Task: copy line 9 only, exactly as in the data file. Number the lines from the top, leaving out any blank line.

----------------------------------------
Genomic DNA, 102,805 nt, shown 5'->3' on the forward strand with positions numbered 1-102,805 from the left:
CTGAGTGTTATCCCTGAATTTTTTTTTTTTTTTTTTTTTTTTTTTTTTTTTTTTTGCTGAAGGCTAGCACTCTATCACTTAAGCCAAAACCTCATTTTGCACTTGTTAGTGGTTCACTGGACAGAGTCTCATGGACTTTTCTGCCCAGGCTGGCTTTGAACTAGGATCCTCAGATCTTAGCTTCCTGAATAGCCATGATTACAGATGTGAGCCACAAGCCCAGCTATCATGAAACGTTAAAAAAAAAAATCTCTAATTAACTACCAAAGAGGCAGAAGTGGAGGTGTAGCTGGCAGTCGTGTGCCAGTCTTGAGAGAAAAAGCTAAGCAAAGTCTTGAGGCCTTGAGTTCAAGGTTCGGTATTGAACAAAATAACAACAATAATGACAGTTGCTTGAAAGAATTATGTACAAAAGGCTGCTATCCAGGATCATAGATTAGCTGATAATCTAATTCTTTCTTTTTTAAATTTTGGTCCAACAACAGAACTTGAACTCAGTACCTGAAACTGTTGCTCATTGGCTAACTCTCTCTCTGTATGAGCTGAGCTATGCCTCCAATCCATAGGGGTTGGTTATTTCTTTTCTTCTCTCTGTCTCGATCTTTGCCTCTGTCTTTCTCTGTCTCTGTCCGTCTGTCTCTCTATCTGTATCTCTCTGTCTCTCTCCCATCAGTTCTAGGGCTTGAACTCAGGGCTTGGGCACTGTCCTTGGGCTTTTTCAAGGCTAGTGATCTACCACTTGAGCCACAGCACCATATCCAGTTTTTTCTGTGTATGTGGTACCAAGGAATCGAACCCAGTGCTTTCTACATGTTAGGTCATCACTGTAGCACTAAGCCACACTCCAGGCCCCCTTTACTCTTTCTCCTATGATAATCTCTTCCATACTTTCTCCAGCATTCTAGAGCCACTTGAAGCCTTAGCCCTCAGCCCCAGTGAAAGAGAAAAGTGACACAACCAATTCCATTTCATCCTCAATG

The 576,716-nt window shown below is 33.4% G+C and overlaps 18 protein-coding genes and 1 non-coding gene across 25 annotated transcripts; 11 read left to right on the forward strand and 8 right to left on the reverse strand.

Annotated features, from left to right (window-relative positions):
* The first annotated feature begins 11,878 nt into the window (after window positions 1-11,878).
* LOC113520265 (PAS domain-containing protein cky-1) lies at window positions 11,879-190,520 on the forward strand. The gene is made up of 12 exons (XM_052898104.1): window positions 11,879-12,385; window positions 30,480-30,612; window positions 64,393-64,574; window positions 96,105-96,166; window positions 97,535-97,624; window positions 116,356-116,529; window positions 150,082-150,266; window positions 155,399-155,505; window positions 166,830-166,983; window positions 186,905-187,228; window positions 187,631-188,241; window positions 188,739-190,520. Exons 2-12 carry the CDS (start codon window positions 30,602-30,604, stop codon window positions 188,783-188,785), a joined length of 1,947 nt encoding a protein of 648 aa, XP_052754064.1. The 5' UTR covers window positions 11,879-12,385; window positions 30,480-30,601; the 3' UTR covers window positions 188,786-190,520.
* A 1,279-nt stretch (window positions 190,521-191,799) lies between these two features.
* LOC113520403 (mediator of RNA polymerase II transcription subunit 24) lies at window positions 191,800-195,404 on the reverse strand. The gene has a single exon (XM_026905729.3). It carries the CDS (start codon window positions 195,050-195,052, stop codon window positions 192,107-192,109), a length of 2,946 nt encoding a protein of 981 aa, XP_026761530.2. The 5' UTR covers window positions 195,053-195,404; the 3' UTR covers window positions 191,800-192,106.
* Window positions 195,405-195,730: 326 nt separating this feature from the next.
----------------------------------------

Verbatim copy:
* Window positions 195,405-195,730: 326 nt separating this feature from the next.